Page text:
Monday, June 27, 2005

Rumsfeld Braces For More Violence In Iraq

"It is unknowable how long that conflict will last.
It could last six days, six weeks. I doubt six months."
-Donald Rumsfield

Even though the 'insurgency' is perpetually 'in its final throes', we should be prepared to remain in Iraq until 2017.

Sometimes 'I told you so' just doesn't quite say enough.


Blogger Management said...

WASHINGTON - Defense Secretary Donald H. Rumsfeld said Sunday he anticipates even more violence in Iraq and acknowledged that the insurgency “could go on for any number of years.”

Defeating the insurgency may take as long as 12 years, he said, with Iraqi security forces, not U.S. and foreign troops, taking the lead and finishing the job.

The assessment comes shortly after the latest Associated Press-Ipsos poll showing public doubts about the war reaching a high point — with more than half saying that invading Iraq was a mistake.

The top U.S. commander in the Middle East appealed for public support of the soldiers and their mission. “We don’t need to fight this war looking over our shoulder worrying about the support back home,” Gen. John Abizaid told CNN’s “Late Edition.”

In a deadly week for U.S. forces, an ambush on a convoy carrying female troops killed four Marines, including at least one woman. At least 1,735 members of the U.S. military have died since the war started in March 2003, according to an AP count.

On Sunday, bombings in Mosul and elsewhere in Iraq killed at least 38 people.

Making the rounds
Rumsfeld, making the rounds of the Sunday talk shows, said insurgents want to disrupt the democratic transformation as Iraqi leaders draft a constitution and plan for elections in December to choose a full-term government.

“I would anticipate you’re going to see an escalation of violence between now and the December elections,” the Pentagon chief told NBC’s “Meet the Press.” And after then, it will take a long time to drive out insurgents.

“Insurgencies tend to go on five, six, eight, 10, 12 years,” Rumsfeld said on “Fox News Sunday.”

“Coalition forces, foreign forces are not going to repress that insurgency. We’re going to create an environment that the Iraqi people and the Iraqi security forces can win against that insurgency,” he said.

A British newspaper reported Sunday that American officials recently met secretly with Iraqi insurgent commanders north of Baghdad to try to negotiate an end to the bloodshed.

Meetings with insurgents
Speaking generally, Rumsfeld said those kinds of meetings “go on all the time” and that Iraqis “will decide what their relationships with various elements of insurgents will be. We facilitate those from time to time.”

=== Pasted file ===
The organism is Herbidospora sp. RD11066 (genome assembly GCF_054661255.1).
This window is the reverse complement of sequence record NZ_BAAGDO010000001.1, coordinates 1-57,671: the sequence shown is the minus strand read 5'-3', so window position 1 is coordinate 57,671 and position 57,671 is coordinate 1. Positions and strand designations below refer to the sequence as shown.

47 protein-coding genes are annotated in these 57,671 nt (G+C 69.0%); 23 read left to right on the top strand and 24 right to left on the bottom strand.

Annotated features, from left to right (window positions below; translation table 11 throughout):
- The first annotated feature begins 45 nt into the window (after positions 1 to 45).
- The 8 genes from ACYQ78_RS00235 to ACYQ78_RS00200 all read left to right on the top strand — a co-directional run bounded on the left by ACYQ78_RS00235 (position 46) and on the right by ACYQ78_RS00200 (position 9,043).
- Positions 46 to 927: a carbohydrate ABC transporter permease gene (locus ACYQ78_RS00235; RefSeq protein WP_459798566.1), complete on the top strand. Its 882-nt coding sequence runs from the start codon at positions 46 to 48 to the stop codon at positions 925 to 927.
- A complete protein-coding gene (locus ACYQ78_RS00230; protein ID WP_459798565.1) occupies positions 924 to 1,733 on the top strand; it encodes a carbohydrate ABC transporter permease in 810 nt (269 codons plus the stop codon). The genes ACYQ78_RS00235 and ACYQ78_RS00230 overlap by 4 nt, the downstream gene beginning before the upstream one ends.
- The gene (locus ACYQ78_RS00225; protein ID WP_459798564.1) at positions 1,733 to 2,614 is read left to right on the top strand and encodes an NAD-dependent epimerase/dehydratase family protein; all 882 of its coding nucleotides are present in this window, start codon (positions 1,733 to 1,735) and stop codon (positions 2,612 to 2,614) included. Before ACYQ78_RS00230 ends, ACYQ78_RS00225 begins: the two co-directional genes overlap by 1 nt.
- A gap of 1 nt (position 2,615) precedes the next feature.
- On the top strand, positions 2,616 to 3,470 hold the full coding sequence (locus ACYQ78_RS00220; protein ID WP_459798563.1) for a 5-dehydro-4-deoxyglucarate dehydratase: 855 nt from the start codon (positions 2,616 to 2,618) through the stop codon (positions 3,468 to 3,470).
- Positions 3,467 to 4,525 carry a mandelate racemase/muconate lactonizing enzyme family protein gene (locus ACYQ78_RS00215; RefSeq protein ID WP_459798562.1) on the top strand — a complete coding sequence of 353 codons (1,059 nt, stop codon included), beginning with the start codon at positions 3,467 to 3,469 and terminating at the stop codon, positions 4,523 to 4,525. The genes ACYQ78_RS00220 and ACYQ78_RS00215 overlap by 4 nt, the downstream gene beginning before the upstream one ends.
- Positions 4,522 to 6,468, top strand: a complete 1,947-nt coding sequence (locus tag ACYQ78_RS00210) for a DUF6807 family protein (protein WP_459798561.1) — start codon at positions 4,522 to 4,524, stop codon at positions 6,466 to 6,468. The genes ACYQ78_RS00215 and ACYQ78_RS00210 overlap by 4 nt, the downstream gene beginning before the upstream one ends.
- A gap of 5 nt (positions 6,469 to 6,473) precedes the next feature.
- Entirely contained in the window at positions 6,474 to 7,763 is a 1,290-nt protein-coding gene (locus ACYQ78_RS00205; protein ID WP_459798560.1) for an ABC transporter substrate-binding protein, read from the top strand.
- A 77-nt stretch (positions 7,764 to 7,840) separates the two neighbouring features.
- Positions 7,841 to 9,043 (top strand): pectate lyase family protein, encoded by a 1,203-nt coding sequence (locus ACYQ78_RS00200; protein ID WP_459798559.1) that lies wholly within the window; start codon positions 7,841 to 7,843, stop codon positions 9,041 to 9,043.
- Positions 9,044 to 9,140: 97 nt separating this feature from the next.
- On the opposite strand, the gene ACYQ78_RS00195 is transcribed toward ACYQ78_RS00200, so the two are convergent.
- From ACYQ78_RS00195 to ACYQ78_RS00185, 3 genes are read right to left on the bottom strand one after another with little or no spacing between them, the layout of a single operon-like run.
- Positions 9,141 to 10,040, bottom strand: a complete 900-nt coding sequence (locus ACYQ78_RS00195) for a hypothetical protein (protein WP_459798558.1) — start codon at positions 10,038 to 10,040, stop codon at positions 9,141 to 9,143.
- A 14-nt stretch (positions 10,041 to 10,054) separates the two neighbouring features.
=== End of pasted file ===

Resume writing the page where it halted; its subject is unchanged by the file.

Three militant groups — al-Qaida in Iraq, the Ansar al-Sunnah Army and the Islamic Army in Iraq — issued statements on their Web sites denying they had ever negotiated with U.S. or Iraqi officials to end the insurgency.

Abizaid said U.S. and Iraqi officials “are looking for the right people in the Sunni community to talk to ... and clearly we know that the vast majority of the insurgents are from the Sunni Arab community. It makes sense to talk to them.”

Echoing Rumsfeld, Abizaid made clear that “we’re not going to compromise” with Iraq’s most-wanted terrorist, Jordanian-born Abu Musab al-Zarqawi.

The contacts, the Pentagon leaders said, were intended to make it easier for the Shiite-led government to reach out to minority Sunnis.

The strength of the violent opposition to the U.S.-led coalition since the invasion in March 2003 has raised questions about whether the Bush administration understood that such a sustained reaction was possible.

Backing soldiers, critiquing policy
Sen. Carl Levin, D-Mich., emphasized that he and other critics of Bush’s Iraq policy are determined to show their support for American soldiers in Iraq. At the same time, “we’re also determined to be constructive critics of the policies which not only sent them there, as unequipped, and without international support, and without plans for the aftermath,” he said.

Before the war, Vice President Dick Cheney predicted that Iraqis freed from Saddam Hussein’s rule would greet American troops as liberators. Rumsfeld said Sunday he gave President Bush a list of about 15 things “that could go terribly, terribly wrong before the war started.”

He said they included Iraq’s oil wells being set on fire; mass refugees and relocations; blown-up bridges; and a moat of oil around Baghdad, the capital.

“So a great many of the bad things that could have happened did not happen,” Rumsfeld said.

Rumsfeld: Security forces gaining respect
Asked if his list included the possibility of such a strong insurgency, Rumsfeld said: “I don’t remember whether that was on there, but certainly it was discussed.”